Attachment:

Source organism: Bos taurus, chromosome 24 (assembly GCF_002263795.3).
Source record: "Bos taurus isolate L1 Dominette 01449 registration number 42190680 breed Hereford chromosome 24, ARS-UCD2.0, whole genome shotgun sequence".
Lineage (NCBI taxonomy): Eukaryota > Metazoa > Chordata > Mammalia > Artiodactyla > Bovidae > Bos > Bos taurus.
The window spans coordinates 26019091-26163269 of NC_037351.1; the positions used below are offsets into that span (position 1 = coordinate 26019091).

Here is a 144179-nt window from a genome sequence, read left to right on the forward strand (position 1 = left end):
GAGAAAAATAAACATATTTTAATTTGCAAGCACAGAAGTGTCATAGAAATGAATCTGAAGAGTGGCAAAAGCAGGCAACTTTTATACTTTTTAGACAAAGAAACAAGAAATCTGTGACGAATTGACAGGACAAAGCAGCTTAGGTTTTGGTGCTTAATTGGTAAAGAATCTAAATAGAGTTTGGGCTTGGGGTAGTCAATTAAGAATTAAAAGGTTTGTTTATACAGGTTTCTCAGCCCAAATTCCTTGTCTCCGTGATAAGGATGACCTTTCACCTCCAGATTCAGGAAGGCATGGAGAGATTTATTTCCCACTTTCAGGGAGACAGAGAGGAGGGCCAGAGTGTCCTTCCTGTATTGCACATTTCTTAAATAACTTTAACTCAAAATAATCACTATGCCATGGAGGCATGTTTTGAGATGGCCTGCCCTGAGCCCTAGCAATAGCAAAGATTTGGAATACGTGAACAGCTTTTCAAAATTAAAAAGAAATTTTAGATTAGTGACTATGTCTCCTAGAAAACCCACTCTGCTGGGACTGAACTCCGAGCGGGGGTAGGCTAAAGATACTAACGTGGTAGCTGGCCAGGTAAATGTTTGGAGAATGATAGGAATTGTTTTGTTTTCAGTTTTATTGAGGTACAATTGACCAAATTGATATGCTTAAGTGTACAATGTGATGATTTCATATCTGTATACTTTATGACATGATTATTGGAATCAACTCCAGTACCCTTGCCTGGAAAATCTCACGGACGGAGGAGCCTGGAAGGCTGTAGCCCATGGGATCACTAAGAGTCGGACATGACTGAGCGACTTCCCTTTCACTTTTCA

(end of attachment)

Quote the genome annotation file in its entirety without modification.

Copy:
Source organism: Bos taurus, chromosome 24 (assembly GCF_002263795.3).
Source record: "Bos taurus isolate L1 Dominette 01449 registration number 42190680 breed Hereford chromosome 24, ARS-UCD2.0, whole genome shotgun sequence".
Lineage (NCBI taxonomy): Eukaryota > Metazoa > Chordata > Mammalia > Artiodactyla > Bovidae > Bos > Bos taurus.
The window spans coordinates 26019091-26163269 of NC_037351.1; the positions used below are offsets into that span (position 1 = coordinate 26019091).

Here is a 144179-nt window from a genome sequence, read left to right on the forward strand (position 1 = left end):
GAGAAAAATAAACATATTTTAATTTGCAAGCACAGAAGTGTCATAGAAATGAATCTGAAGAGTGGCAAAAGCAGGCAACTTTTATACTTTTTAGACAAAGAAACAAGAAATCTGTGACGAATTGACAGGACAAAGCAGCTTAGGTTTTGGTGCTTAATTGGTAAAGAATCTAAATAGAGTTTGGGCTTGGGGTAGTCAATTAAGAATTAAAAGGTTTGTTTATACAGGTTTCTCAGCCCAAATTCCTTGTCTCCGTGATAAGGATGACCTTTCACCTCCAGATTCAGGAAGGCATGGAGAGATTTATTTCCCACTTTCAGGGAGACAGAGAGGAGGGCCAGAGTGTCCTTCCTGTATTGCACATTTCTTAAATAACTTTAACTCAAAATAATCACTATGCCATGGAGGCATGTTTTGAGATGGCCTGCCCTGAGCCCTAGCAATAGCAAAGATTTGGAATACGTGAACAGCTTTTCAAAATTAAAAAGAAATTTTAGATTAGTGACTATGTCTCCTAGAAAACCCACTCTGCTGGGACTGAACTCCGAGCGGGGGTAGGCTAAAGATACTAACGTGGTAGCTGGCCAGGTAAATGTTTGGAGAATGATAGGAATTGTTTTGTTTTCAGTTTTATTGAGGTACAATTGACCAAATTGATATGCTTAAGTGTACAATGTGATGATTTCATATCTGTATACTTTATGACATGATTATTGGAATCAACTCCAGTACCCTTGCCTGGAAAATCTCACGGACGGAGGAGCCTGGAAGGCTGTAGCCCATGGGATCACTAAGAGTCGGACATGACTGAGCGACTTCCCTTTCACTTTTCA